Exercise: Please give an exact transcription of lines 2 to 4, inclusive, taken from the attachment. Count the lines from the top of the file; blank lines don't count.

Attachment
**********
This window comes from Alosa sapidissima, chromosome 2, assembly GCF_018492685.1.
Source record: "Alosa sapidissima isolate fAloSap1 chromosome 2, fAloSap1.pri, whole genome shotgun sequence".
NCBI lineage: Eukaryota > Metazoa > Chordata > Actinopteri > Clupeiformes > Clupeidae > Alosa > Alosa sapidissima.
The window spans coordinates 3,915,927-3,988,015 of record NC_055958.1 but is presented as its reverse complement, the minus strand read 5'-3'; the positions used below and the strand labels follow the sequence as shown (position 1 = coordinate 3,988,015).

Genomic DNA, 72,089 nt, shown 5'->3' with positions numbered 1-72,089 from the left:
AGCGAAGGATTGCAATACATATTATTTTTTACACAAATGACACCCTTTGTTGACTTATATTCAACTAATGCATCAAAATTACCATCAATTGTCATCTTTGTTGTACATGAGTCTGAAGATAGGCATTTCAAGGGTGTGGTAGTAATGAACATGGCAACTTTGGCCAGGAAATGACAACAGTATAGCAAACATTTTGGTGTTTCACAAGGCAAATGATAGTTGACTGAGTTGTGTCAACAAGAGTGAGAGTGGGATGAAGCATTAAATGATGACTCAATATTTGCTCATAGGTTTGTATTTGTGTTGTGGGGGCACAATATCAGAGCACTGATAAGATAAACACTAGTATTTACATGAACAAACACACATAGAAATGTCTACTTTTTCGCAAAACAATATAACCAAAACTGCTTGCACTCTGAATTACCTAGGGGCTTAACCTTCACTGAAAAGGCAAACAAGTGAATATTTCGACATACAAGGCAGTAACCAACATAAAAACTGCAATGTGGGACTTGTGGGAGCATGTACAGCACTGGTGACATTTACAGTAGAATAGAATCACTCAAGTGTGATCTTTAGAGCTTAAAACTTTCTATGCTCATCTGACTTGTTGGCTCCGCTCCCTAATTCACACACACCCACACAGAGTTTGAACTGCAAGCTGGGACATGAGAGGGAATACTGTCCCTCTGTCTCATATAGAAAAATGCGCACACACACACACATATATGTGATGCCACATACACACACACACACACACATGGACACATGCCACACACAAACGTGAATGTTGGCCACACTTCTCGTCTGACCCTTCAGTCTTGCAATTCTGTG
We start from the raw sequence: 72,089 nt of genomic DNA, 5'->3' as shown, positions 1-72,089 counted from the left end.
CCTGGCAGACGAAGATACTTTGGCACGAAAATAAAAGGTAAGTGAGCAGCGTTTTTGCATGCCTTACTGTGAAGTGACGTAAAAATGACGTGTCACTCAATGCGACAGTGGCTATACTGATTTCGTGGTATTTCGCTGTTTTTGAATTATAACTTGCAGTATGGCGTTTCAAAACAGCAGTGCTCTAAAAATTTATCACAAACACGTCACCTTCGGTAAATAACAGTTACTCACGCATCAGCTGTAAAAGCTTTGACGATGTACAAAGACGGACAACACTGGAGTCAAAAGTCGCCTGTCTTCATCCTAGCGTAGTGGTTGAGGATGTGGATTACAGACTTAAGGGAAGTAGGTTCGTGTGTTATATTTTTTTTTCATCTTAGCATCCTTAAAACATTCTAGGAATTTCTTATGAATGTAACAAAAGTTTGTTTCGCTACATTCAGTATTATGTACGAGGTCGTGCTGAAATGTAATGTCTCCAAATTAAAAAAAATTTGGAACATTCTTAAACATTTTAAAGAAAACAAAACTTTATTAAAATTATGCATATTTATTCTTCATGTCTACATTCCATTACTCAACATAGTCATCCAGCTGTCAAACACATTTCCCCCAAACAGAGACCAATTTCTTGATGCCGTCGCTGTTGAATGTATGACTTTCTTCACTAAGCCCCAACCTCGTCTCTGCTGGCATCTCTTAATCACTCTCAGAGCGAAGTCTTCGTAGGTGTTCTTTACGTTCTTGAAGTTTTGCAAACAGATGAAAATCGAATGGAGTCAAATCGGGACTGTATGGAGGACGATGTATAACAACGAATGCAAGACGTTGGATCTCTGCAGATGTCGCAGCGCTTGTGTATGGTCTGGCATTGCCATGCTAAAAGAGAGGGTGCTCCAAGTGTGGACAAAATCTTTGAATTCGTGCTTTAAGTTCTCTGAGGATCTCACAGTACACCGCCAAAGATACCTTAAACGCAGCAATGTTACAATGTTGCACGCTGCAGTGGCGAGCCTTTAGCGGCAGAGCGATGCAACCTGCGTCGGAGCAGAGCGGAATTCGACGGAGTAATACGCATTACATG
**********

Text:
Source record: "Alosa sapidissima isolate fAloSap1 chromosome 2, fAloSap1.pri, whole genome shotgun sequence".
NCBI lineage: Eukaryota > Metazoa > Chordata > Actinopteri > Clupeiformes > Clupeidae > Alosa > Alosa sapidissima.
The window spans coordinates 3,915,927-3,988,015 of record NC_055958.1 but is presented as its reverse complement, the minus strand read 5'-3'; the positions used below and the strand labels follow the sequence as shown (position 1 = coordinate 3,988,015).